HC Deb 04 August 1942 vol 382 cc854-7
62. Mr. Dunn

asked the Home Secretary whether he is aware that, during the last war, 1914 to 1918, the coal controller issued an instruction that war wages increases paid to miners must not be taken into consideration when computing partial compensation payments to injured miners; and whether he will now issue similar instructions, to be made retrospective to the outbreak of the war?

The Under-Secretary of State for the Home Department (Mr. Peake)

My right hon. Friend is aware of the instruction to which my hon. Friend refers, but has no authority to issue any similar instruction. As was explained in replies to the hon. Member for Leigh (Mr. Tinker) on 23rd of last month, the position has been materially altered since the last war by the provision in Section 11 (3) of the Workmen's Compensation Act, 1925, which was enacted for the purpose of enabling workmen in receipt of weekly payments, whether for total or partial incapacity, in certain circumstances to get the benefit of increases in rates of remuneration.

Mr. Dunn

Is the hon. Gentleman aware that men entitled to partial compensation under that Section are not receiving it and that deep anxiety exists over it?

Mr. Peake

Parliament in its wisdom provided this means of dealing with these cases in 1923, and in my view it ought to be utilised before we consider possible alternatives.

Mr. Lawson

Is the hon. Gentleman aware that there is a strong feeling in working-class circles that the time is overdue for a complete overhauling of this compensation matter?

63. Mr. Dunn

asked the Home Secretary whether he can give an assurance that, where a wife has been living with her husband, prior to his decease, and earning wages, such wages shall not be reckoned as earnings when assessing her dependency for compensation under the Workmen's Compensation Act?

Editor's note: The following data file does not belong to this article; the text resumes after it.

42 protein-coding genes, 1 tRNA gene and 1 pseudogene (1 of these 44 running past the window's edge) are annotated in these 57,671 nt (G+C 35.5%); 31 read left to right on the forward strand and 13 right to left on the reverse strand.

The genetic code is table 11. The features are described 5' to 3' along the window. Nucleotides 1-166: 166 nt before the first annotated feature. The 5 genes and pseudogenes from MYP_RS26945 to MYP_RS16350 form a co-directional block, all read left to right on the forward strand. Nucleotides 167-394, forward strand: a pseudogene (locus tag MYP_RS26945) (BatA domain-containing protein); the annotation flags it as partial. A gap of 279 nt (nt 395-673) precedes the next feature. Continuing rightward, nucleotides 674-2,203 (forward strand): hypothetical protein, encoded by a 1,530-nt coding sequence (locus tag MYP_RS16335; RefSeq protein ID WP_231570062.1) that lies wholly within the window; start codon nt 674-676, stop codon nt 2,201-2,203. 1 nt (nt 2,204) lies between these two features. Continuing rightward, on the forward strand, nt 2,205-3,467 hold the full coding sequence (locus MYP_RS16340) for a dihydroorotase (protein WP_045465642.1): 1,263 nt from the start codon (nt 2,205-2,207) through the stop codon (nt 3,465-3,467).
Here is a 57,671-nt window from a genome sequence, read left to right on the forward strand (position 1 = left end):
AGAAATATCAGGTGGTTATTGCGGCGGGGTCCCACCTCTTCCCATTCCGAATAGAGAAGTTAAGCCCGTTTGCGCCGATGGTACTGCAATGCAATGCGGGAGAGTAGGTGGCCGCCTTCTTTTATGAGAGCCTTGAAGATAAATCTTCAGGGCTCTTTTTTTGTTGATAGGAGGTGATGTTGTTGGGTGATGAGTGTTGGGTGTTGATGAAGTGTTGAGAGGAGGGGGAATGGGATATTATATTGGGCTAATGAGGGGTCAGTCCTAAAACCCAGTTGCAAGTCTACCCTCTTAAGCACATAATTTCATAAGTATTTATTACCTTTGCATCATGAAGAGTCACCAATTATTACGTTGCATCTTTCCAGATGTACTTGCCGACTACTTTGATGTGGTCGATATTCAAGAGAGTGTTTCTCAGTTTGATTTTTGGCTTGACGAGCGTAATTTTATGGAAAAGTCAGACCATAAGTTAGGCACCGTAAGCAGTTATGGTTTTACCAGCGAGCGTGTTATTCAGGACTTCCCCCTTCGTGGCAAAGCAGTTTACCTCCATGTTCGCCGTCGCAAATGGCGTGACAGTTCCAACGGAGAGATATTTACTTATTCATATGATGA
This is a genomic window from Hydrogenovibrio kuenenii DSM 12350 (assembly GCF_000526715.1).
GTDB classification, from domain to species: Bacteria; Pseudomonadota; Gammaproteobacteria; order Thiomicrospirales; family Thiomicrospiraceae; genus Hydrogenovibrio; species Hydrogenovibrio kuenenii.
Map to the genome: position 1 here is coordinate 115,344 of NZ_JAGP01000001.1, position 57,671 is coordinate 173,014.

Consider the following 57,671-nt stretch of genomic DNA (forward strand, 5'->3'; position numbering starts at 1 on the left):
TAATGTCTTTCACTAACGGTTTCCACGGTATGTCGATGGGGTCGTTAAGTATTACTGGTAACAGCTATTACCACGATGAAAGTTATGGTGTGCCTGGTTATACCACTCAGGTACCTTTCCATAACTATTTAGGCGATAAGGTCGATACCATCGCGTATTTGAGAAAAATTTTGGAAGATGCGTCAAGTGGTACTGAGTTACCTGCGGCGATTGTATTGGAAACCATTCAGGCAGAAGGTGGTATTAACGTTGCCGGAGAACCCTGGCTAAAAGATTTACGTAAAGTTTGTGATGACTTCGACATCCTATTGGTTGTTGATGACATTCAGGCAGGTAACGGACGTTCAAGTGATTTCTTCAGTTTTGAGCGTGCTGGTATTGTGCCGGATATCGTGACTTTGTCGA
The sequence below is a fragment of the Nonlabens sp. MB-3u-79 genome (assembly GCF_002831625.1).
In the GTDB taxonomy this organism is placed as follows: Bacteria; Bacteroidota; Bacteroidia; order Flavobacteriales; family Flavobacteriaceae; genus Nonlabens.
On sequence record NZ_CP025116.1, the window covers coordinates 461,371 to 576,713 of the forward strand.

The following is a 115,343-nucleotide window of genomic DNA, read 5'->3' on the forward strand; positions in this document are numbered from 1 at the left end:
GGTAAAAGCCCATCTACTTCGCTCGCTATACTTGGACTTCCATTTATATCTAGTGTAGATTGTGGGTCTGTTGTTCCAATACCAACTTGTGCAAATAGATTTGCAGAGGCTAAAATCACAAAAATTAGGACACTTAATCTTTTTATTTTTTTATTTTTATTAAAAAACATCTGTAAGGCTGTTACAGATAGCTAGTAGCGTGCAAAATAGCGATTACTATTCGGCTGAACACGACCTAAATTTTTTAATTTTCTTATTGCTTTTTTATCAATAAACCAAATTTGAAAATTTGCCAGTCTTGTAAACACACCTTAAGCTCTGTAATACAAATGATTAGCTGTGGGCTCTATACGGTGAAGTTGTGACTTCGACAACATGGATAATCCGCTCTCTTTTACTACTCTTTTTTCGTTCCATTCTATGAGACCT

Mr. Peake

As I explained to the hon. Member for East Durham (Mr. Ritson) on 25th June, the principle of the Workmen's Compensation Act is that compensation is payable in respect of the death of a workman to persons wholly or partially dependent on the earnings of the person at the time of his death, and the question of the extent of dependency is one to be decided by the court on the facts of each case, but I am advised that where a widow was in employment at the time of his death, the court would have power to take into account how far the employment was of a regular and permanent character or temporary only.

Mr. Dunn

Surely the Minister is aware that miners' wives who have gone into munition works are deeply disturbed about this? I am afraid that many of them may perhaps take another course altogether.

Mr. Peake

This question was raised on 25th June by the hon. Member for East Durham (Mr. Ritson), and I asked that any hard cases which were known should be sent to the Home Office. Only one case was sent, and that was a case where the amount had been agreed between the parties and it had not been taken to the county court.

Mr. R. J. Taylor

Is the hon. Gentleman aware that unless there is a clear line laid down on this matter it may have a detrimental effect on the number of women who are working?

Mr. Peake

My right hon. Friend has expressed himself as willing to take action in this matter if hard cases are shown to exist.

64. Mr. Dunn

asked the Home Secretary whether he has considered the resolutions passed at the conference of the Miners' Federation of Great Britain last week at Blackpool on the question of Workmen's Compensation, and if he has any statement to make on the matter?

Mr. Peake

My hon. Friend has been good enough to send to the Home Office a copy of these resolutions, and they have been noted. Two of the resolutions relate to matters which were dealt with in replies given to a Question on 25th June by the hon. Member for East Durham (Mr. Ritson) and to a Question on 23rd July by the hon. Member for Leigh (Mr. Tinker). I would also refer to the reply given on 16th July to a Question by the hon. Member for Stoke (Mr. Ellis Smith).

Mr. Dunn

Is the Minister contemplating meeting the Executive Committee of the Miners' Federation of Great Britain to discuss these resolutions?

Mr. Peake

I shall be meeting my friends the executive of the Miners' Federation on another matter very shortly, and I have no doubt that they will take the opportunity to raise the matters incorporated in those resolutions.